Archive | August 2, 2009

Selling Out or Buying In?

I have two problems with this story.

First is its title. Walmart has consistently promoted, and benefited from, neofascist interventionism for quite a long time. Switching from one form of neofascism to another – shifting the government’s mode of intervention from slightly more indirect to slightly more direct – is not “selling out,” and so describing it pays Walmart’s past self an undeserved compliment.

Second, in any case the switch is not as recent as the phrase “after years of strenuous opposition” implies, since Walmart had already started pushing for greater government involvement in health care two and a half years ago. (CHT Peter Suderman.)

That Loony Lefty Rothbard

In a 1966 letter which has not yet been published (Peter Klein quotes from it here), Rothbard writes:

Murray RothbardFor some time I have come to the conclusion that the grave deficiency in the current output and thinking of our libertarians and “classical liberals” is an enormous blind spot when it comes to big business. There is a tendency to worship Big Business per se … and a corollary tendency to fail to realize that while big business would indeed merit praise if they won that bigness on the purely free market, that in the contemporary world of total neo-mercantilism and what is essentially a neo-fascist “corporate state,” bigness is a priori highly suspect, because Big Business most likely got that way through an intricate and decisive network of subsidies, privileges, and direct and indirect grants of monopoly protection.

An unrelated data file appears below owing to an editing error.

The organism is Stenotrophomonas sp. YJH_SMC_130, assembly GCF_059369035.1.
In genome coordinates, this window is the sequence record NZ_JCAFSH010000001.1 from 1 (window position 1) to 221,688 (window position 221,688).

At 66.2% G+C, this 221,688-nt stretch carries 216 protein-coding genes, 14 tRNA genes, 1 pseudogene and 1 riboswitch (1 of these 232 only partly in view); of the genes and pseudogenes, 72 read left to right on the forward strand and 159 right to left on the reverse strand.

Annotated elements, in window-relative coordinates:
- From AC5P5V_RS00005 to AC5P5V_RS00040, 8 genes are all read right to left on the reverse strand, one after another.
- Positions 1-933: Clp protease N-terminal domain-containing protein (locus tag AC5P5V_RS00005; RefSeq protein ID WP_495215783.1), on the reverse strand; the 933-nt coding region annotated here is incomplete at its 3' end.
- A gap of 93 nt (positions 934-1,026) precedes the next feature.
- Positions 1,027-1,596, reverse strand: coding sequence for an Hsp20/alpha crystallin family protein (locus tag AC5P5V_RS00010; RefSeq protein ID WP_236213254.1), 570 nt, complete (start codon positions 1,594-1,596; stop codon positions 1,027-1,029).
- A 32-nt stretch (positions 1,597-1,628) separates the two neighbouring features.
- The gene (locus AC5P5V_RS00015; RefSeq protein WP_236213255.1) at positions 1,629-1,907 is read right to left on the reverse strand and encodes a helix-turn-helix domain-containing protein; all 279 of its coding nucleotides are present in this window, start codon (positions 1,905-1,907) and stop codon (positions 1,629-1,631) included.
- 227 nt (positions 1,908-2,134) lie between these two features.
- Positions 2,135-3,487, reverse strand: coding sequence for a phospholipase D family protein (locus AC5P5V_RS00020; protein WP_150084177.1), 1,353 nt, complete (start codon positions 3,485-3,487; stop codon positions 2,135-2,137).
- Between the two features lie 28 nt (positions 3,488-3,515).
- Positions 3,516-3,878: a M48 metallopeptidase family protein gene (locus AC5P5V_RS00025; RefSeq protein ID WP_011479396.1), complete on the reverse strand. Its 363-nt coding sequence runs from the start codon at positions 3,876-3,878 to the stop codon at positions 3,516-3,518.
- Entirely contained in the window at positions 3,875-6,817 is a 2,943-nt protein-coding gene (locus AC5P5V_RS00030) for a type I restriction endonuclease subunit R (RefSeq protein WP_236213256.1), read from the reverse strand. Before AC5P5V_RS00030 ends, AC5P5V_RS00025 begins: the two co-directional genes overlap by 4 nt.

Seems like a useful passage to quote to our right-Rothbardian comrades whenever they accuse us of unlibertarianly treating bigness as automatically suspect or exaggerating the neofascist nature of contemporary kapitalism.

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